These issues impact many Android phones, unfortunately there is no single simple solution, though the authors suggest multiple mitigations.
Three security issues that caught my attention:
"In general, we found that devices in our sample logically sanitised all bytes requested through the ioctl command, except for one phone: the Google Nexus 4. This has an 6189744128Bdata partition, fully used by the file system. The last 16KB were not sanitised and fully recoverable about 20% of the time after a Factory Reset."
"We found emails in 80% of our sample devices, but generally only a few per device"
"We recovered Google tokens in all devices with flawed Factory Reset, and the master token 80% of the time."
The last one, with Google tokens would allow attacker to synchronize email or other accounts. Enabling access to the current account! Not limited to old (historical) data recovered on the Android device in attacker's possession.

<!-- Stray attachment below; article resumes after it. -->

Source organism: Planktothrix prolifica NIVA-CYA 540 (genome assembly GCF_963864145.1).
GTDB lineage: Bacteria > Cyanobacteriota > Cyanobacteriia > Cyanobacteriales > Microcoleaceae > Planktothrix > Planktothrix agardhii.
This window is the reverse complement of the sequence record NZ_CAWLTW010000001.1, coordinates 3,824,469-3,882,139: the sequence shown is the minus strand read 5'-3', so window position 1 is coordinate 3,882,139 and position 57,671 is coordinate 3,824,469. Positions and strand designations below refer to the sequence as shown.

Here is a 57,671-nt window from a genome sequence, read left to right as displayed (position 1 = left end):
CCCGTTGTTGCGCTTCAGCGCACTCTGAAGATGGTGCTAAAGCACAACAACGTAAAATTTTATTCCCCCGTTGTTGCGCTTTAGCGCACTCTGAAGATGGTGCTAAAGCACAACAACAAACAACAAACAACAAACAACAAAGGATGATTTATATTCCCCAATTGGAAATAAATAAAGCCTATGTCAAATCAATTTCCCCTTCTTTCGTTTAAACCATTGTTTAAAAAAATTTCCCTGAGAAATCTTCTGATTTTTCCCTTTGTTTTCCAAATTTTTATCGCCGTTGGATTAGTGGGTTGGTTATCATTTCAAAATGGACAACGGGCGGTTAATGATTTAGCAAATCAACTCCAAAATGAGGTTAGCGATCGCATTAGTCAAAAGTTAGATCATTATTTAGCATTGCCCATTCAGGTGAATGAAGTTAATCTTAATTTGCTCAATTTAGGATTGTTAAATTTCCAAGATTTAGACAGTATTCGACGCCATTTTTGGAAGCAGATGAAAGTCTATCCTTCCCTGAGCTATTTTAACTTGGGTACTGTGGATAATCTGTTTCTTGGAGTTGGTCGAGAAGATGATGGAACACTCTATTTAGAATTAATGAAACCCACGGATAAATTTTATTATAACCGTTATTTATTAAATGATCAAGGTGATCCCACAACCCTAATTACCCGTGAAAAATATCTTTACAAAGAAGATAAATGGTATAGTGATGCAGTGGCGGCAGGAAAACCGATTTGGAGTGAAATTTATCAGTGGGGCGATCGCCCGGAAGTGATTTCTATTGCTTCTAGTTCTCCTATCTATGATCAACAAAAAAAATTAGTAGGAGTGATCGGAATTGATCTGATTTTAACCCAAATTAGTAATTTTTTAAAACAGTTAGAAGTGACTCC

I strongly recommend reading Security Analysis of Android Factory Resets.
- General audience article from Ars Technica http://arstechnica.com/security/2015/05/flawed-android-factory-reset-leaves-crypto-and-login-keys-ripe-for-picking/
- Research Paper (PDF) from Laurent Simon and Ross Anderson, University of Cambridge http://www.cl.cam.ac.uk/~rja14/Papers/fr_most15.pdf